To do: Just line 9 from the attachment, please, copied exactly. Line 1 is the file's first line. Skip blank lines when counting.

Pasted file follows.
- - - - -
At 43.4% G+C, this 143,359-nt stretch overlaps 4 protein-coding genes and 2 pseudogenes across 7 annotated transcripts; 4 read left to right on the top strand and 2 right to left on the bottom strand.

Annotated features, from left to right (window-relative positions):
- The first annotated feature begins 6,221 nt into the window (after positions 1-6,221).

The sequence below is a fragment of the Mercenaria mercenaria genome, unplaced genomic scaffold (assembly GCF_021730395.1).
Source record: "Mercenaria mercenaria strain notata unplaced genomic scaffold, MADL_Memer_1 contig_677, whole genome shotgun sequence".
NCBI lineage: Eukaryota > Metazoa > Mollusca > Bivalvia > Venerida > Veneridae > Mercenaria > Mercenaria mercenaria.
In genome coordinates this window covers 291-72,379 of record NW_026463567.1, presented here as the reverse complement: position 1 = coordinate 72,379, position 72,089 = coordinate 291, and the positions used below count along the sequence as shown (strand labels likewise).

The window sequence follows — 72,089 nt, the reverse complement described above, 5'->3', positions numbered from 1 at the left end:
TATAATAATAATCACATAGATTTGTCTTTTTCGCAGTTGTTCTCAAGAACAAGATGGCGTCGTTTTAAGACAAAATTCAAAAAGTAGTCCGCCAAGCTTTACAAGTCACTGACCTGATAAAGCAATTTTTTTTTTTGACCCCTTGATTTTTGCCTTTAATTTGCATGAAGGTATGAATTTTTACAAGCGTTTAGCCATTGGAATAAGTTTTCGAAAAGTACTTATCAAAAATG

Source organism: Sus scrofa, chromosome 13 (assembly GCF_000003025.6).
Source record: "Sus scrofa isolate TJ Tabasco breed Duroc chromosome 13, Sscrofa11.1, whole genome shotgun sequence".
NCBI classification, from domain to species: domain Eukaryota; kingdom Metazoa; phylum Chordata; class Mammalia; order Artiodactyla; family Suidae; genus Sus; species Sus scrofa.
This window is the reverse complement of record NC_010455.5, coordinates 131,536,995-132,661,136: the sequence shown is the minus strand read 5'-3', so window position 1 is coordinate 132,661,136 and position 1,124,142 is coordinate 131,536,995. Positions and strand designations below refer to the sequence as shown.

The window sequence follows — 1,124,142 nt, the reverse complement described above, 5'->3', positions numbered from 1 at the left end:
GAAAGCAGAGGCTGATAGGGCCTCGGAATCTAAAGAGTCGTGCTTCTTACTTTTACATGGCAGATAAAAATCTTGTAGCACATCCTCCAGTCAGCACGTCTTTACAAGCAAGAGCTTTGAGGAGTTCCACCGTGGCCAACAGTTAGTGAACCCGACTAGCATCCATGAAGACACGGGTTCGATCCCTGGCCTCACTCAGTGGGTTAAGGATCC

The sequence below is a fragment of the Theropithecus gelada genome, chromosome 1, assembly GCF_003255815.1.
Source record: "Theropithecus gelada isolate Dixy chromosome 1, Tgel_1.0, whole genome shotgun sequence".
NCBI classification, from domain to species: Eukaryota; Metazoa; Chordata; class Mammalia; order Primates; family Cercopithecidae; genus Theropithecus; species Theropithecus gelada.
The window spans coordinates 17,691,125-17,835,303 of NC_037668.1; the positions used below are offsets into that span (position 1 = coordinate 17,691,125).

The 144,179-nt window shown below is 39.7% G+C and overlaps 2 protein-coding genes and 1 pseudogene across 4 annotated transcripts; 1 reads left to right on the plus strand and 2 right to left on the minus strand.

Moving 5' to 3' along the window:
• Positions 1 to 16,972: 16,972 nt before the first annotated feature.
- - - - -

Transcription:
TATAATAATAATCACATAGATTTGTCTTTTTCGCAGTTGTTCTCAAGAACAAGATGGCGTCGTTTTAAGACAAAATTCAAAAAGTAGTCCGCCAAGCTTTACAAGTCACTGACCTGATAAAGCAATTTTTTTTTTTGACCCCTTGATTTTTGCCTTTAATTTGCATGAAGGTATGAATTTTTACAAGCGTTTAGCCATTGGAATAAGTTTTCGAAAAGTACTTATCAAAAATG